Phoolan Devi first crept into the consciousness of a world outside India in 1994, the year filmmaker Shekhar Kapur made a film about her life and called it Bandit Queen. It didn’t do half as well as one he made a few years later on another queen, Elizabeth, but it was done well enough to set him on a path to success. As for his first subject, she lived a much more colorful life, starting as an impoverished, illiterate girl in rural India, pushing through much trauma and an incredible amount of injustice to eventually become the country’s most female dacoit, before ending her days as a member of Parliament. It was the kind of story begging for a big screen, and Kapur obliged.
Much has been written about Devi in the past, and her biography sheds a lot of light on what she had to deal with to find herself cast in the role of an outlaw. It wasn’t a life she chose for herself, but one that left her with no other option given the circumstances of her upbringing and the helplessness that Indian women have struggled with for centuries under an unforgiving and tyrannical system of patriarchy. Her story is compelling as well as inspirational, which probably explains why French illustrator Claire Fauvel was moved to create this graphic biography.
It is based largely on the words of Devi herself, who spent the latter half of her life being increasingly vocal about the cards she had been dealt. What Fauvel does rather well is juxtaposing her true story with art that takes the reader deep into India’s hinterlands, recreating not only the impoverished lives of its people and the decrepit structures they live in, but also evoking the darkness that lies in these forgotten parts of the country.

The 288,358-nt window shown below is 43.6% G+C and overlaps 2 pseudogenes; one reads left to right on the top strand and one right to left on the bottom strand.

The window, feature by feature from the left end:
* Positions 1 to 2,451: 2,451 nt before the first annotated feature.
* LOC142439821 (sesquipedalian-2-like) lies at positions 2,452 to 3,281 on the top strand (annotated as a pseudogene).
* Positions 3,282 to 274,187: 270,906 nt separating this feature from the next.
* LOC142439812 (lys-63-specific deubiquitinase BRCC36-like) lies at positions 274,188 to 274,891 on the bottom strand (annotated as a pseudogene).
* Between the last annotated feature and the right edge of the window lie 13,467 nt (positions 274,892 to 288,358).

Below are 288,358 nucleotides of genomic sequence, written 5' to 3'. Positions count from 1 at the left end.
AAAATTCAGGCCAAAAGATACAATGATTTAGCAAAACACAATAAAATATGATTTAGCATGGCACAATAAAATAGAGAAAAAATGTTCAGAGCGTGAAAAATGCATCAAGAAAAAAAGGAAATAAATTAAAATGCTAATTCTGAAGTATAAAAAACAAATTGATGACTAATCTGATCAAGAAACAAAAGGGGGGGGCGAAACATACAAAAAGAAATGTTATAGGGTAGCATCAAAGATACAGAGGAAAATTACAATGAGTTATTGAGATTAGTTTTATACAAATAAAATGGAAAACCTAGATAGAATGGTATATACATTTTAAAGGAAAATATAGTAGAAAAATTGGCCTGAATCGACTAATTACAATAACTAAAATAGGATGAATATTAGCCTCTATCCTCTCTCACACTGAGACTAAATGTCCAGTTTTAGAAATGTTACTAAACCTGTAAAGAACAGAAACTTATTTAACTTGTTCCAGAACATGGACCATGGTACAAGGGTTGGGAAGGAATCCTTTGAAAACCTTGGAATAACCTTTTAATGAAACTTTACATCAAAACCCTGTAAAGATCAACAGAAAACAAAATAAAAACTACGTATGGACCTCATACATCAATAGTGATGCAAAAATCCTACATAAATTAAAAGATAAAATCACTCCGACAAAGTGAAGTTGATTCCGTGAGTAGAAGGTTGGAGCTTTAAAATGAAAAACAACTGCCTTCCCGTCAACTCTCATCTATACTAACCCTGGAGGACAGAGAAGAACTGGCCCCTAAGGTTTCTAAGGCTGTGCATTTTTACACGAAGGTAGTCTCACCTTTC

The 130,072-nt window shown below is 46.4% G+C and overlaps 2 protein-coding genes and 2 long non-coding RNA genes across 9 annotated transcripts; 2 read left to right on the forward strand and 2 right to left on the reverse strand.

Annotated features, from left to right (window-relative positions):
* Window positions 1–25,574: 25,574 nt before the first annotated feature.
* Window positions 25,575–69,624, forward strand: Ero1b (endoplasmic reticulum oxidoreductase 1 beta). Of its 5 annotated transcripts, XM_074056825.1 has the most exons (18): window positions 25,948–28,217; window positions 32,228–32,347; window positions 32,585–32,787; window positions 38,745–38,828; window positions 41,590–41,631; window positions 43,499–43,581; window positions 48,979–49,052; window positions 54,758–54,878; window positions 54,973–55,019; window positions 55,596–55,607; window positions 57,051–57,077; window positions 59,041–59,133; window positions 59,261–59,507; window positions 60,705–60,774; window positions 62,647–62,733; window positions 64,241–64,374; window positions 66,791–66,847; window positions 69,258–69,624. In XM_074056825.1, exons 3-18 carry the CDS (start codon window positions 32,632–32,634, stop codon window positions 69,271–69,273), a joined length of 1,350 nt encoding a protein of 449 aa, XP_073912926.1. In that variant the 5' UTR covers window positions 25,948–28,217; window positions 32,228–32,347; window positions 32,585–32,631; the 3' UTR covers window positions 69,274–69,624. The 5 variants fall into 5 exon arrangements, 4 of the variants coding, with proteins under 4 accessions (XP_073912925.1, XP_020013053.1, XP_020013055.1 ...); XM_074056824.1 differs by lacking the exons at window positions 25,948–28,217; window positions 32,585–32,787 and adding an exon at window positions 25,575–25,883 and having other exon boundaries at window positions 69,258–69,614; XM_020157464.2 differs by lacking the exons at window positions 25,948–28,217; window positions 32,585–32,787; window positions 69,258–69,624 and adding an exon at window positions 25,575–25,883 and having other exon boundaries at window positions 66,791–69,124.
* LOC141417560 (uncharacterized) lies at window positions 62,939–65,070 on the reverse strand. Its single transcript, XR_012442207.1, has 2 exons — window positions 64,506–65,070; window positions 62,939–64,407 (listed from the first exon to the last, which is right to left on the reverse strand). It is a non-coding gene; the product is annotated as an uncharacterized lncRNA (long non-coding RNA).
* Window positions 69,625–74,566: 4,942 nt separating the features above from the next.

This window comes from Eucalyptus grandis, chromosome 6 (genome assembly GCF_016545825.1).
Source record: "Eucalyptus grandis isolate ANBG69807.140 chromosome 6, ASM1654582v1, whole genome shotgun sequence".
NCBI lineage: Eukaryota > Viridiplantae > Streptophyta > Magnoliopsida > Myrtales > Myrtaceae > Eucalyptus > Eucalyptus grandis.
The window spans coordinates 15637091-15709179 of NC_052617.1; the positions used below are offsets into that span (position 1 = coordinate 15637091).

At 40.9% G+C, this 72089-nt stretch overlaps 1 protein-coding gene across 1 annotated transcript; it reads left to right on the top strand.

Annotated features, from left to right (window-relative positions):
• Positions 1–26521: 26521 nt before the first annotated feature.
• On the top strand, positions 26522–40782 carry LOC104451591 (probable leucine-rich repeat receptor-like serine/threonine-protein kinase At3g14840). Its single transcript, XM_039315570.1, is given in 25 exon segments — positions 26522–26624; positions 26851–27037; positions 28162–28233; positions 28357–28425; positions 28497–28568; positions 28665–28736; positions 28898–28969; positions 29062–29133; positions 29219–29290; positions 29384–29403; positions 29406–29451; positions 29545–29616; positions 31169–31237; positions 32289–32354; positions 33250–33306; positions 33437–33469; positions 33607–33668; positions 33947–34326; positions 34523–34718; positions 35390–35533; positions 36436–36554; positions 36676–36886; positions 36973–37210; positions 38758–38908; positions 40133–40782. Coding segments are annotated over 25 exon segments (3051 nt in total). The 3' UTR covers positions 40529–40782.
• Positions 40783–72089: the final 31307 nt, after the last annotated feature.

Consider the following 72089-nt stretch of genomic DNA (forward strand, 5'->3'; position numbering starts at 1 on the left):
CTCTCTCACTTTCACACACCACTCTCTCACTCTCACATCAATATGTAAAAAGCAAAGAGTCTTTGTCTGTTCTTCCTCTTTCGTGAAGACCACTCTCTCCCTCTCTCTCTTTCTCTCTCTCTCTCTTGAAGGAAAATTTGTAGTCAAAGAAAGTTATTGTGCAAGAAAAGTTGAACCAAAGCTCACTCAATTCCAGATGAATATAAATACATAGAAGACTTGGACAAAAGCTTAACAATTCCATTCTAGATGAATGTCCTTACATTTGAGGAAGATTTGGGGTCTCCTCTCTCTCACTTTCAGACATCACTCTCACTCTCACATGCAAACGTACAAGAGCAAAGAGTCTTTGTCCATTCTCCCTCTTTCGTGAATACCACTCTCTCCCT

Devi was born into an oppressed community of people called Mallaahs and was married off as a child. The practice continues long after it has been declared illegal, and Fauvel effortlessly makes the reader empathize with the horror a child bride must feel when confronted with a partner many decades older than her. The few pages that depict Devi’s brutal rape by her husband are among the book’s most powerful, despite the art itself being more understated than elsewhere. This is followed by more acts of violence as the story progresses, each as shocking as the last. If this sounds as if Fauvel aims at titillation, she does a remarkable job of balancing it with the more reflective parts of Devi’s story too, allowing us to participate in her journey towards self-confidence and love.
This isn’t to say Phoolan Devi: Rebel Queen is a flawless work. The action moves along so quickly that Devi isn’t given much time to explain why she does a lot of the things she does. Perhaps the nature of the medium prevents this from being done more effectively, but it does make one wonder if the biography would be more absorbing with those additions. There are spelling errors too, which are annoying when one considers they could easily have been fixed by an editor.
Ultimately, one must admit this book reintroduces an unlikely, forgotten hero to the West. For that alone, Fauvel should be congratulated.